I had two very big problems with Qoga. Firstly, there were many sections of the game that were a chore to get through. Main areas you have to go through are often not very interesting to go through, as you mostly just keep walking forward (with very little to explore outside of that), and many of these areas are also quite lengthy. Additionally, there is one area of the game (called the Clustania Executive District) that is the worst to go through. For one, this area is not only lengthy, but also a confusing mess to get through. It’s six floors of nonsensical corridors and elevators, which was a pain to navigate even with fan-made maps (cause there aren’t any maps in-game yaaay). What makes this area the worst, however, if that you have to through it at least five times, and some of those times you have to make your way back to the entrance as well. This area was probably the worst instance of needless padding that I’ve ever seen.

The second big problem I had with Qoga (and probably the most annoying one) was it’s combat system. In the jump from the PS2 to PS3, there series decided to greatly overhaul the combat system. Unlike the first two games, which had a turn-based system for the first game and a semi-turn-based system for the second, Qoga switched to a completely action-based combat system. While I definitely tend to prefer turn-based combat, I wouldn’t have a problem with this change if it was done well. Unfortunately, while there are a lot of complicated little bits in the system, most battles basically boil down to mashing the attack button for a while. Sure you do have to make sure your magic caster (who is defenceless while they sing their ultimate mega attack) doesn’t get hit, and there’s also a thing where you have to time your attacks to the music to help charge the mega attack but you’re still mostly just mashing that attack button. Most of your party’s attacks don’t even really do much of anything anyway, as your magic caster will charge up an insta-kill attack way before your main party can kill enemies a majority of the time. This makes the battles really, really tedious and boring. If I could flee from every battle without any consequence, I would do so with no hesitation, but you have to get those levels sooner or later.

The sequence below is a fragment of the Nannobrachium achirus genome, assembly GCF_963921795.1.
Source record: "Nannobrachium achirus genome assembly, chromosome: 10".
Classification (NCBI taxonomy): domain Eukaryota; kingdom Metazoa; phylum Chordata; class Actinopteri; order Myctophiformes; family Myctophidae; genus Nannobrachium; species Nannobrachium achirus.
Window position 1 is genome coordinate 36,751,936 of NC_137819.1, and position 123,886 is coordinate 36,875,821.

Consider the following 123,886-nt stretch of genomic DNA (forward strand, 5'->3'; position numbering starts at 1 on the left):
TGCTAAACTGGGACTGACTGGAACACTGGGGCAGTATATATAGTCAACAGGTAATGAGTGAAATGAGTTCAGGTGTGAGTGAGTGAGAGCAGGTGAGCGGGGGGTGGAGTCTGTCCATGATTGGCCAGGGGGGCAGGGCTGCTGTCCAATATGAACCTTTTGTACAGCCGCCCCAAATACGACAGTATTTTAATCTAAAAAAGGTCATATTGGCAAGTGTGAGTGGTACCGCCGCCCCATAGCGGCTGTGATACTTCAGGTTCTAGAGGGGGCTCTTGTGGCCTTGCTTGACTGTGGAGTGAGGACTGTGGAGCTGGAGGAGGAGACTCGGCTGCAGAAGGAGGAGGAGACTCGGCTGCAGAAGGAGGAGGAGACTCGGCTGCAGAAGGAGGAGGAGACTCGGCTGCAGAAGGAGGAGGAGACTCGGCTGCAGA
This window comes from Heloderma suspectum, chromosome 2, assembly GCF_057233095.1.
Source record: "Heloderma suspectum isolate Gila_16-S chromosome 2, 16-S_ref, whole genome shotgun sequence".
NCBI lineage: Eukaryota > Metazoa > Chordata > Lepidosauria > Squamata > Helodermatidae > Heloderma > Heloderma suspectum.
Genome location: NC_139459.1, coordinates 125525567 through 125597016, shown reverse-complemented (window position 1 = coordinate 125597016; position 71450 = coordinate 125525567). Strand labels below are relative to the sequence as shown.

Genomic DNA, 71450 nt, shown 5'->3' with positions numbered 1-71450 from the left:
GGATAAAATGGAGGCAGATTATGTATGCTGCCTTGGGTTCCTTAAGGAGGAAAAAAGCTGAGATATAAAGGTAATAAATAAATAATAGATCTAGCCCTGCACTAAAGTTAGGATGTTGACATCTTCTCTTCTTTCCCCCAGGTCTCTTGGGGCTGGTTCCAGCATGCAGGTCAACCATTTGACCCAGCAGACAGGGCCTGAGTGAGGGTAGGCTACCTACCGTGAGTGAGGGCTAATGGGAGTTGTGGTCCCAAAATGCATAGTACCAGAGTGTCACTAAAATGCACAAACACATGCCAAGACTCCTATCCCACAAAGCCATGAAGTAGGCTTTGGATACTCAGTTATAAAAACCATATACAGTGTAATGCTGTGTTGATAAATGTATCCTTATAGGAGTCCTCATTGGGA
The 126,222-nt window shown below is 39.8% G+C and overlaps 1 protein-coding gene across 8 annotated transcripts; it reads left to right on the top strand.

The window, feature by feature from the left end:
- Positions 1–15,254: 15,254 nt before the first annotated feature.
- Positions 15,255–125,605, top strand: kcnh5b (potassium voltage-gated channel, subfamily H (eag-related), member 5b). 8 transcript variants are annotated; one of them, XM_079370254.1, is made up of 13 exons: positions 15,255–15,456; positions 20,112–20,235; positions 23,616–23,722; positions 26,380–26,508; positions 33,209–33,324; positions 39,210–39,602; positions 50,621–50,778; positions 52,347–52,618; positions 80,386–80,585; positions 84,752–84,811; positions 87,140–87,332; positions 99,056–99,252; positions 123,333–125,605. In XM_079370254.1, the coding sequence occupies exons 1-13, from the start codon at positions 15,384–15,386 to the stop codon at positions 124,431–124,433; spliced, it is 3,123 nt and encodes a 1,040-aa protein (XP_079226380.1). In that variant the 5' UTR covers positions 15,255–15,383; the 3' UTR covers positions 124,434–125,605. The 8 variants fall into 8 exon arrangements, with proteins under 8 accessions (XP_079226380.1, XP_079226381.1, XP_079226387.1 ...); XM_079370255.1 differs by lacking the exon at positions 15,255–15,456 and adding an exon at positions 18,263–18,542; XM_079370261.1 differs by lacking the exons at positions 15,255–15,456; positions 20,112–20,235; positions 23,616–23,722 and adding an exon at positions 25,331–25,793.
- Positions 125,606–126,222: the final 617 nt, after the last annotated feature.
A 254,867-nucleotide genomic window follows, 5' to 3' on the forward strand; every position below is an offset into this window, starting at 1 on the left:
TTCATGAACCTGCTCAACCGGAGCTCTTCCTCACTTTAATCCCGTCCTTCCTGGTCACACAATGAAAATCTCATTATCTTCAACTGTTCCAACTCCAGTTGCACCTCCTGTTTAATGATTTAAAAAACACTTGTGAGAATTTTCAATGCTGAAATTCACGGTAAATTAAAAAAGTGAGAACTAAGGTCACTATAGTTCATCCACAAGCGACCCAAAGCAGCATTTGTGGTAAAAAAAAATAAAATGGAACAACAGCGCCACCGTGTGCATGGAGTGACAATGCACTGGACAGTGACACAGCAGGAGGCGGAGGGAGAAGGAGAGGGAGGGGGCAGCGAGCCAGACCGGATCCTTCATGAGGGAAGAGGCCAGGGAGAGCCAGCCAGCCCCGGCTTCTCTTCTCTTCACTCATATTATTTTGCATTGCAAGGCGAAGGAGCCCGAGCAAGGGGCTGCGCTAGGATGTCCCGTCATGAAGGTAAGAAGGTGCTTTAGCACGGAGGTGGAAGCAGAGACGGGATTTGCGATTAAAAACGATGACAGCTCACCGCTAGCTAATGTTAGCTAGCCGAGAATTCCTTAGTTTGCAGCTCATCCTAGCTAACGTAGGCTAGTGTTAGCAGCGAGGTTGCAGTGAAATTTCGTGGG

Unfortunately, because of those two big negatives, I would not say that I enjoyed Ar Tonelico Qoga. I do not regret playing it, as I really liked the characters and soundtrack, but it is very disappointing that those aspects aren’t in a much better game. Overall, definitely do not pick up Ar Tonelico Qoga if you are not familiar the series, and only consider maybe playing it if you are a big fan of the other two games.

On a side note, I’m also kind of sad that I am running out of Ar Tonelico games to play! There are only two that I haven’t played, Ciel nosurge and Ar nosurge. I think at this point, the devs are probably done with the series, so once I play those, then that’s it :/ Hopefully those two are more enjoyable than Qoga was for me.
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alienjesus
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Re: Games Beaten 2019

by alienjesus Wed Apr 10, 2019 6:38 pm

Games Beaten 2019:
1. Super Smash Bros. Ultimate Switch
2. Alex Kidd in The Enchanted Castle Switch
3. Streets of Rage Switch
4. Vectorman Switch
5. Galaxy Force II Switch
6. Flicky Switch
7. Phantasy Star 2 Switch *NEW*
8. Sonic the Hedgehog Switch *NEW*
9. Altered Beast Switch *NEW*
10. ESWAT: City Under Siege Switch *NEW*
11. Columns Switch *NEW*
12. Virtua Fighter 2 Switch *NEW*
13. Kirby Star Allies Switch *NEW*
14. Katamari Damacy Reroll Switch eShop *NEW*
15. Pokémon: Let's Go, Eevee! Switch *NEW*
16. Octodad: Dadliest Catch Switch eShop *NEW*
17. Sword of Vermilion Switch *NEW*
18. Decap Attack Switch *NEW*
19. Golden Axe Switch *NEW*
20. The Revenge of Shinobi Switch *NEW*
21. Beyond Oasis Switch *NEW*
22. WarioWare Gold 3DS *NEW*
23. Shining in the Darkness Switch *NEW*
24. Kid Chameleon Switch *NEW*
25. Streets of Rage 2 Switch *NEW*



Prepare yourself for AJ's Big Post of Small Reviews!™

Phantasy Star 2

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I know a lot of people love the Phantasy Star series, and I hear some people have particularly fond memories of this one. Unfortunately, I felt like this game was a bit of a step down from it's predecessor. Phantasy Star 1 felt like an ambitious game for it's time, and besides a bit of a grind at the beginning I found the pacing quite brisk. The second game though I found to be exceedingly grindy, with new items practically being required to beat the next area. The world map felt smaller due to being located on only 2 planets, and the new perspectives in dungeons felt like a step back in visuals and dungeon design from the first game. The game also didn't feel like it had really progressed in storytelling either, with very minimal story moments which were less interesting than the first games.

I might sound like I hated Phantasy Star 2 but I didn't. As far as old school RPGs go it was decent enough. But I guess I hoped for better from a sequel to a game as impressive as Phantasy Star. I think it's safe to skip this one personally.